The path to a Global Pact for the Environment
We are conducting a crucial legal review to inform the UN as it considers creating the world’s first universal environmental charter.
Image: Fishing off the Vestmannaeyjar Islands, Iceland
As we conducted our review, we were reminded of the significance of international environmental laws and their importance for the health and safety of people and the natural resources upon which we rely.
Michelle Keen, Partner, Melbourne
In 2018, the United Nations adopted a resolution to explore the creation of a universal environmental charter based in international law—a Global Pact for the Environment. We were retained by the Environment Program of The Cyrus R. Vance Center for International Justice to complete a legislative review integral to the development of this potential future treaty. Our review included regional and country-specific instruments, multilateral environmental agreements, soft law instruments and the UN Sustainable Development Goals. The team of ten lawyers from six offices on five continents was led by Melbourne partner Michelle Keen and London counsel Tallat Hussain.
With hundreds of bilateral and multilateral agreements related to environmental law in jurisdictions around the world, development of the Global Pact for the Environment represents a fundamental shift in approach to the
development and implementation of international environmental law. To date, this has been largely characterized by incremental and piecemeal responses to specific environmental issues, and has resulted in a highly fragmented international regulatory framework for environmental protection.
“Our work showcased those principles in the Global Pact that were covered at least to some extent by existing treaties and also identified clear gaps that the Global Pact would fill,” said Tallat. “Without an understanding of possible gaps, an international agreement may be unsupportable or even irrelevant. Where the issue is as complex as international environmental law, significant resources are required to ensure the integrity of the ultimate instrument.”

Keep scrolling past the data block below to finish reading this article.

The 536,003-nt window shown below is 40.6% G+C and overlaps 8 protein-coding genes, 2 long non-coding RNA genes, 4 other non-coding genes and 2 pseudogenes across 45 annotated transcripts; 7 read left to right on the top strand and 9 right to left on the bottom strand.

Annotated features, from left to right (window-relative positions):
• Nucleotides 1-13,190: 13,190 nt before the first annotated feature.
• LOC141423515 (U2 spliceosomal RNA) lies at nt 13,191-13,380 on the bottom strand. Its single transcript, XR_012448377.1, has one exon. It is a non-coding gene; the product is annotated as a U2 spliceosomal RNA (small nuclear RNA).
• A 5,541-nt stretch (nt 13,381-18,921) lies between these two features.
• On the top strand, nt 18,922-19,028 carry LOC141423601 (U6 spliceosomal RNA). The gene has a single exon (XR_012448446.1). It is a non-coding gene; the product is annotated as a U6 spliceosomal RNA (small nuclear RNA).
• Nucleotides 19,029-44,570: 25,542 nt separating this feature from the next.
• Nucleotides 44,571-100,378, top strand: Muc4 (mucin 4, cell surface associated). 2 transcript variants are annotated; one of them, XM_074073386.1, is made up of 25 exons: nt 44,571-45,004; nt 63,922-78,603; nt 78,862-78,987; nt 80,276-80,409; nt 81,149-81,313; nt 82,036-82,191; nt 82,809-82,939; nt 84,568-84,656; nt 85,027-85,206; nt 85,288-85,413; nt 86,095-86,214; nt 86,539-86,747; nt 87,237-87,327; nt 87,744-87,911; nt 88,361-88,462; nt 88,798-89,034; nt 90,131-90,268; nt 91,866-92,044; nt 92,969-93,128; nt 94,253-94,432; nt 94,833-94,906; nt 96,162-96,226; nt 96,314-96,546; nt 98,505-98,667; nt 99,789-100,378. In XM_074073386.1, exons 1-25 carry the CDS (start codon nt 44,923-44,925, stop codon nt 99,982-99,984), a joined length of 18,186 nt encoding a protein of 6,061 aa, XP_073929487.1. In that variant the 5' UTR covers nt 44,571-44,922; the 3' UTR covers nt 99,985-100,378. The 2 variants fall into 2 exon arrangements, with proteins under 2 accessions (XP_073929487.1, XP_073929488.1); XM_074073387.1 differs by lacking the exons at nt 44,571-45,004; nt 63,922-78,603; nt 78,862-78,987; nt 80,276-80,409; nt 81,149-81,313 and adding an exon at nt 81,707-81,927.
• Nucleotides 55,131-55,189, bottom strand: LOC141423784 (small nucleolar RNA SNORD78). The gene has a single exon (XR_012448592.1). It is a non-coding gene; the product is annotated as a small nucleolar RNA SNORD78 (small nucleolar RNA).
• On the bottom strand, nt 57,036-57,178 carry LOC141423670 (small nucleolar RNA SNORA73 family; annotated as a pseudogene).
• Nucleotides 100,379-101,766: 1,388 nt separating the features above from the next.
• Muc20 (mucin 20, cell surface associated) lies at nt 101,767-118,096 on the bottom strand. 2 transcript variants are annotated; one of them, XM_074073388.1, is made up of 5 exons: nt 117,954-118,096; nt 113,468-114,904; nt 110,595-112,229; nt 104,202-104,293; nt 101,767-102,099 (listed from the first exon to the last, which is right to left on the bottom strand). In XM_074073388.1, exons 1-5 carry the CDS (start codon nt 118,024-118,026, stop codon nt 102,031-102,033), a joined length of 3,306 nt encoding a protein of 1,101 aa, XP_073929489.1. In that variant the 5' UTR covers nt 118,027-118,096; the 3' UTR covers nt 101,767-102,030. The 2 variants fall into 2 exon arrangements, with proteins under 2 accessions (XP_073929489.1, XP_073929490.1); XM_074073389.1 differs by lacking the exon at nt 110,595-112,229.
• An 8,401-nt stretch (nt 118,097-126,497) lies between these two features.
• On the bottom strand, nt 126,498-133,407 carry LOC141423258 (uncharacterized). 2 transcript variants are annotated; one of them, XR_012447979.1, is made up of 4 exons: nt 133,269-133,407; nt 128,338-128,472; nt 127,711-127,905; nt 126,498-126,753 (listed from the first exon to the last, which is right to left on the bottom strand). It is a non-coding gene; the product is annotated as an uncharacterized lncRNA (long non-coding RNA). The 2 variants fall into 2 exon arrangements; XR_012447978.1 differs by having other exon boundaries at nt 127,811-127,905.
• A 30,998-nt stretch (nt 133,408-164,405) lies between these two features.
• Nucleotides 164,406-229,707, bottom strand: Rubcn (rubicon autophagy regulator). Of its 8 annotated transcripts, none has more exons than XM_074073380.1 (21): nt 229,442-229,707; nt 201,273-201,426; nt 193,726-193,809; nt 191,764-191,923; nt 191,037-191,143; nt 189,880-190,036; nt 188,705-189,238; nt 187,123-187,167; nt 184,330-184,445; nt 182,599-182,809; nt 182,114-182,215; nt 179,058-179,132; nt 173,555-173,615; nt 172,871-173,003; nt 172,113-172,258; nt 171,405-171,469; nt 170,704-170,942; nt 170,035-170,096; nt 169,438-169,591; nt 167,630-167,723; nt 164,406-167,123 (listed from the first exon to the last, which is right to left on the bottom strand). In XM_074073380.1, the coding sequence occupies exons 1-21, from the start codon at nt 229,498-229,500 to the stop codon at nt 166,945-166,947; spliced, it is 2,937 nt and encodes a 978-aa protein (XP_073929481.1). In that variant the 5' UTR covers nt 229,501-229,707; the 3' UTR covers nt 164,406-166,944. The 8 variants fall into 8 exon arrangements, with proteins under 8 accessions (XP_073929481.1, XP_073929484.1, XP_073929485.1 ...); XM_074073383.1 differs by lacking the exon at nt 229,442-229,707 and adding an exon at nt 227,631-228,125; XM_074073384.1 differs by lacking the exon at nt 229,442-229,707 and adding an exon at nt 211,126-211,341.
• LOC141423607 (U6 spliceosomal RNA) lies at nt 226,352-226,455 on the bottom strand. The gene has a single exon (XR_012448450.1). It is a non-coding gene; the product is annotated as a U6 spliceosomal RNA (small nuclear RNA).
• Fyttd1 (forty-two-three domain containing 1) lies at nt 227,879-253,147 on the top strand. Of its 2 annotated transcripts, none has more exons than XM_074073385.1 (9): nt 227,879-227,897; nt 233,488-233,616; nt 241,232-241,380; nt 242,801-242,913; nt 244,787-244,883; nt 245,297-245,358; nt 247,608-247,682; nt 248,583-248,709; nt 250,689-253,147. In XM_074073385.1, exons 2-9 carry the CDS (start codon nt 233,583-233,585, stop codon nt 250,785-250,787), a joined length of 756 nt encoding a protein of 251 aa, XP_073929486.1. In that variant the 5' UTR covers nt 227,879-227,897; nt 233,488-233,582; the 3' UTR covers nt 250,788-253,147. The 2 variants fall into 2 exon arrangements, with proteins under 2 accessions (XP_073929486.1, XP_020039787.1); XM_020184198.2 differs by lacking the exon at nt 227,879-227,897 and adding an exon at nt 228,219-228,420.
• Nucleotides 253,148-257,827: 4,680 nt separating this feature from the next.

This first-of-its-kind research will be used by the World Commission on Environmental Law at the International Union for Conservation of Nature National Committee to develop and strengthen a body of international environmental law principles and help persuade countries to sign the Global Pact should the UN proceed to its formal creation. The work also supports the UN General Assembly Secretary General report, Gaps in international environmental law and environment-related instruments: Towards a Global Pact for the Environment.
“As we conducted our review, we were reminded of the significance of international environmental laws and their importance for the health and safety of people and the natural resources upon which we rely,” said Michelle. “Our whole team felt extremely proud to have had the opportunity to make this contribution. We hope it will get the full support of the international community.”
The team’s work was recognized by the Vance Center with its 2018 Award for International Pro Bono Excellence.
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